Convert These Costs into Profits

It's fair to say that adding up your health, auto, homeowner's, life, and business insurance costs (to name just a few) can lead to a massive tab. And it puts a huge dent in your available investment capital.

But it doesn't have to.

Let's take a look at our insurance costs compared to some other countries, their drivers, and... most importantly, how to knock them down and profit from what we save.

It's Not Like This Everywhere

I have a lot of familiarity with Asian countries such as China, Taiwan, Singapore, and others. I can tell you firsthand that people in these countries do not spend nearly as much on insurance as Americans.

I live in Hangzhou, China, during parts of the year. There, even the wealthiest citizens in China and other Asian countries spend only a fraction on collective insurance policies compared to your average American household.

I also know quite a few new Chinese immigrants to the United States, and most are delighted by how little tangible goods cost here. Their delight turns into sticker shock, however, when they see the high cost of insurance, and local, state, and federal taxes.

Given the overall net worth of the United States, you would estimate that the cost of insurance would be far less than that of other countries. Yet that's not the case... why not?

The way I see it, there are two primary reasons why insurance costs in the United States are so high.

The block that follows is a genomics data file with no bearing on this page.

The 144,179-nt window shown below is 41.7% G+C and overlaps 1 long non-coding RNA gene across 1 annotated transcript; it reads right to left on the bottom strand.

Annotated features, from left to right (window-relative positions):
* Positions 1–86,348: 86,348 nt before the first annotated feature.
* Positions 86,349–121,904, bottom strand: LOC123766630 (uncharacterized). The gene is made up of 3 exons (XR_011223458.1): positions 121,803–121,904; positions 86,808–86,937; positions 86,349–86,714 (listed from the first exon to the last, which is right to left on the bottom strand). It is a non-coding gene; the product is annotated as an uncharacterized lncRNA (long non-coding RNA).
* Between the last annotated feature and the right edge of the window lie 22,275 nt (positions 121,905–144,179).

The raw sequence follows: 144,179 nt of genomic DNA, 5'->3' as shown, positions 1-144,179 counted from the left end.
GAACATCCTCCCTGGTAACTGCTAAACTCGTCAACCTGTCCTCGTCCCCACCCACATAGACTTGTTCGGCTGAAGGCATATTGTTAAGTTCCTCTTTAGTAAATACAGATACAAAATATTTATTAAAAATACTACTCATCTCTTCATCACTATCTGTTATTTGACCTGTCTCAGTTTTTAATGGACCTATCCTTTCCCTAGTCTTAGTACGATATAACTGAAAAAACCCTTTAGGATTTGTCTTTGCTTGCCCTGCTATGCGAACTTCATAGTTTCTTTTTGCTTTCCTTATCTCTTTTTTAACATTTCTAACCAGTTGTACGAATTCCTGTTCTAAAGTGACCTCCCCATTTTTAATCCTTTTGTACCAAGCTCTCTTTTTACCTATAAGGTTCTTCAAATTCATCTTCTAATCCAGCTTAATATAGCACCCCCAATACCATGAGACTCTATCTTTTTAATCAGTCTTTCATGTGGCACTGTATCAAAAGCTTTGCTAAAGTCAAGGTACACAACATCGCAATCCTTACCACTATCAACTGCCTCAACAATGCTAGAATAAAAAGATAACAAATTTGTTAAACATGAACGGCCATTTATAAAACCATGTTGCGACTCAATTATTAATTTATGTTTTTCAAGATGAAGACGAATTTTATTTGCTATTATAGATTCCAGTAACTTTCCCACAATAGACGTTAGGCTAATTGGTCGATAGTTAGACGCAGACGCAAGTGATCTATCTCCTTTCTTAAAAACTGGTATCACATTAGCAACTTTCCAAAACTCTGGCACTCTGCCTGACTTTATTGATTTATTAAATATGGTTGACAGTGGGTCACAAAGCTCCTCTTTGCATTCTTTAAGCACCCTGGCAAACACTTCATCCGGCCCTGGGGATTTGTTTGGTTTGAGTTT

1. Powerful transfer agents. The profitability, financial might, and lobbying power accumulated and implemented by enormous "transfer agents" is a significant cause of the high cost of insurance.

    Big insurers, lawyers, government administrators, and others make money by transferring risk from one group of insurers to another. These transfer agents make big money through the transference of what's known as "fat tail" risk to the broader market.

    Transfer agents such as lawyers serve a useful function in society, but they don't actually produce anything. They are trained to redistribute wealth and resources by using the legal system.

    Since most politicians running the country have a legal background, it's no surprise that the game continues to be rigged in favor of the transfer agents.

    The Affordable Care Act, a.k.a. Obamacare, is the latest and biggest example of a law that transfers the cost of insuring high-risk individuals to the general public. These costs are further increased by additional bureaucracy and other government personnel (like IRS agents) to administer and implement the new system.

  2. A highly litigious society. As we all know, our society is "sue-happy." The courts are very open to accepting frivolous litigation from businesses and individuals.

    Let's face it; the prospect of very large product liability damage awards increases the potential legal liability for everyone. It drives up costs, as people are forced to pay insurance companies to limit their litigation risk.

    Another contributing factor to the high cost of insurance in the United States is the wide range of mandated insurance. These include state-mandated auto insurance and homeowner's insurance, and now federally mandated health insurance.

Saving These "No-Return" Dollars